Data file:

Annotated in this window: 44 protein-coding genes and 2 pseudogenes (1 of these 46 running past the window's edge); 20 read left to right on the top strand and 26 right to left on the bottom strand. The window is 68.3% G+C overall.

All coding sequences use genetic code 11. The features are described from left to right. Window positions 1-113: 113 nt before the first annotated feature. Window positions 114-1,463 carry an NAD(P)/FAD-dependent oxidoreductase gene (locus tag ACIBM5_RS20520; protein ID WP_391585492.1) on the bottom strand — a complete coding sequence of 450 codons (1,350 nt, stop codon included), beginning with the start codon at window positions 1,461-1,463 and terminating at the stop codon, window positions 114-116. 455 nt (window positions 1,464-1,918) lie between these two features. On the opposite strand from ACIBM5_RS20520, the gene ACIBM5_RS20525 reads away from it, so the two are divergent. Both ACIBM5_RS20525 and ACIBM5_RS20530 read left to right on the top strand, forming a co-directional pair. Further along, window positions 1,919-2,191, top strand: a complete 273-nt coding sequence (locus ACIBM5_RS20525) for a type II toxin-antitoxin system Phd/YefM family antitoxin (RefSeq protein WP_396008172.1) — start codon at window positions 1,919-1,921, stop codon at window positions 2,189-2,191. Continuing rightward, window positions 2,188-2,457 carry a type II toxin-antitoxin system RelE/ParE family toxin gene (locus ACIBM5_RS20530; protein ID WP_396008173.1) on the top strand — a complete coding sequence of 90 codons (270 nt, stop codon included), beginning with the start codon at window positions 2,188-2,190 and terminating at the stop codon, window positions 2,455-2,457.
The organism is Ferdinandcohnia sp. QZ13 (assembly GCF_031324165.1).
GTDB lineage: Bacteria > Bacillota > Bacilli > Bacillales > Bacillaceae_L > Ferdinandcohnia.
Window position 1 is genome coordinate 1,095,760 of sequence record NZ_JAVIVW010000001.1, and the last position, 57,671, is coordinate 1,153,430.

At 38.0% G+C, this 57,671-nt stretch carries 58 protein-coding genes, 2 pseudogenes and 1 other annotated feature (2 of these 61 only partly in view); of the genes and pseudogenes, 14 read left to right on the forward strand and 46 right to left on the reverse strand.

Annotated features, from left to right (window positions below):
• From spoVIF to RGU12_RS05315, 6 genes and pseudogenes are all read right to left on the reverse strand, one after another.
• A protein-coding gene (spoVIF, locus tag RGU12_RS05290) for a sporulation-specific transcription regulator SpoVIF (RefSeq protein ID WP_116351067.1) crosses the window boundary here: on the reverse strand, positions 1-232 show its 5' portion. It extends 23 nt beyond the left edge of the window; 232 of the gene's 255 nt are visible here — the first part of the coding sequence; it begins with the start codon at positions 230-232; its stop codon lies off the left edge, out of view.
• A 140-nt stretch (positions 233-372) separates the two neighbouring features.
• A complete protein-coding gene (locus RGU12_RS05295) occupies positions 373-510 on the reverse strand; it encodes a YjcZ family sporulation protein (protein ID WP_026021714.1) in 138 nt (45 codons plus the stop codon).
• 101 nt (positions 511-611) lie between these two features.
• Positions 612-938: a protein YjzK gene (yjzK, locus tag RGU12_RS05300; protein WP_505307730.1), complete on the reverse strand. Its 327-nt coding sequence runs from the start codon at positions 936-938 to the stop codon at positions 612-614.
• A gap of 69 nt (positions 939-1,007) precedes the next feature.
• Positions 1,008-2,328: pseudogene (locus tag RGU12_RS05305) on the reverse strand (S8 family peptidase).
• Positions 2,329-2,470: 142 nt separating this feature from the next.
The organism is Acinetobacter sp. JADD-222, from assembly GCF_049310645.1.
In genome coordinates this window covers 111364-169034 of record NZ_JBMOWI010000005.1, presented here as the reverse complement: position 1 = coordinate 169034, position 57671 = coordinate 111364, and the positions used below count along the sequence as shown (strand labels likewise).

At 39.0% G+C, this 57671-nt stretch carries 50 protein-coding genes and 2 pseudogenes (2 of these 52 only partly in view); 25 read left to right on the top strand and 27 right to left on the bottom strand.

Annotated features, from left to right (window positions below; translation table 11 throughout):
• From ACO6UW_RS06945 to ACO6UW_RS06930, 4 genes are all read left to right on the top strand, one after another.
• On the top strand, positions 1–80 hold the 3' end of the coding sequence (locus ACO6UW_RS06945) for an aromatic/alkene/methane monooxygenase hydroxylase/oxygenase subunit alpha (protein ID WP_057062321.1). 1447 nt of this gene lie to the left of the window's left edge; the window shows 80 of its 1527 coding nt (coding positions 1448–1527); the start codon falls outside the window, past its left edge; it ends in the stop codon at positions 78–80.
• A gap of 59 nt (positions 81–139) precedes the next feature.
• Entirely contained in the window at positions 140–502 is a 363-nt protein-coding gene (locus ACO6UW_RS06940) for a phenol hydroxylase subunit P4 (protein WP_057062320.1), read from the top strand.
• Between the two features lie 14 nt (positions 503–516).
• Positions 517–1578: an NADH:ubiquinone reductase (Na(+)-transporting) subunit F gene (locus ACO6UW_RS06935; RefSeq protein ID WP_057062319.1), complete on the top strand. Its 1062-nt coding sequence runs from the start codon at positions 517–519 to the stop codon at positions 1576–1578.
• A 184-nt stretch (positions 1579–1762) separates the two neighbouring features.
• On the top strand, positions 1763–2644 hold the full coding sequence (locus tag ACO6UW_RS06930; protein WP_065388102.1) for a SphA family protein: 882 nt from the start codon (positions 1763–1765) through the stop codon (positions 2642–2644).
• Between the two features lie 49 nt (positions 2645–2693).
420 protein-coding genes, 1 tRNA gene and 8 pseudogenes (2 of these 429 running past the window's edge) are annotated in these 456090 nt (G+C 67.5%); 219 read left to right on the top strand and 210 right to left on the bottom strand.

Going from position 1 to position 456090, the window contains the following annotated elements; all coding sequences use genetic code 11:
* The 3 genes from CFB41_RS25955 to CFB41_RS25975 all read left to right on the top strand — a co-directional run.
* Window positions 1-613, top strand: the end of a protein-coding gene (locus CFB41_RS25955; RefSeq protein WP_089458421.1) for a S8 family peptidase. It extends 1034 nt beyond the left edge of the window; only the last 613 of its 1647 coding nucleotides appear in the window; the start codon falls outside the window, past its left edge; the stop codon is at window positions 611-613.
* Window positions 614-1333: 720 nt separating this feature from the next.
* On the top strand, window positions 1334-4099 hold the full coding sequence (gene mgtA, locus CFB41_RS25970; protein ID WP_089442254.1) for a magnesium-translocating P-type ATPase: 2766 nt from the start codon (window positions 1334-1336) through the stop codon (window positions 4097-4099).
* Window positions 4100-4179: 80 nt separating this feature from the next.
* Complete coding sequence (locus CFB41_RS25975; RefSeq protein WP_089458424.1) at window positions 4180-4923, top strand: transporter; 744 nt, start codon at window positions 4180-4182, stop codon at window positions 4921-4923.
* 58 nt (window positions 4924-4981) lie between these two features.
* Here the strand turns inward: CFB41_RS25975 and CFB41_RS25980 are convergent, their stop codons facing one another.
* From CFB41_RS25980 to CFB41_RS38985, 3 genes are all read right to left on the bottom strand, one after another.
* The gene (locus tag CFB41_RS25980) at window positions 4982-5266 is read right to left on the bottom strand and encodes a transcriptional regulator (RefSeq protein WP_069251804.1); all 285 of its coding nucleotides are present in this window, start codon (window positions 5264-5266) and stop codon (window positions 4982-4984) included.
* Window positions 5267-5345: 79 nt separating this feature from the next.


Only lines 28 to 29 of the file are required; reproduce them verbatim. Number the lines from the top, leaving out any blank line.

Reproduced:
• On the top strand, positions 1763–2644 hold the full coding sequence (locus tag ACO6UW_RS06930; protein WP_065388102.1) for a SphA family protein: 882 nt from the start codon (positions 1763–1765) through the stop codon (positions 2642–2644).
• Between the two features lie 49 nt (positions 2645–2693).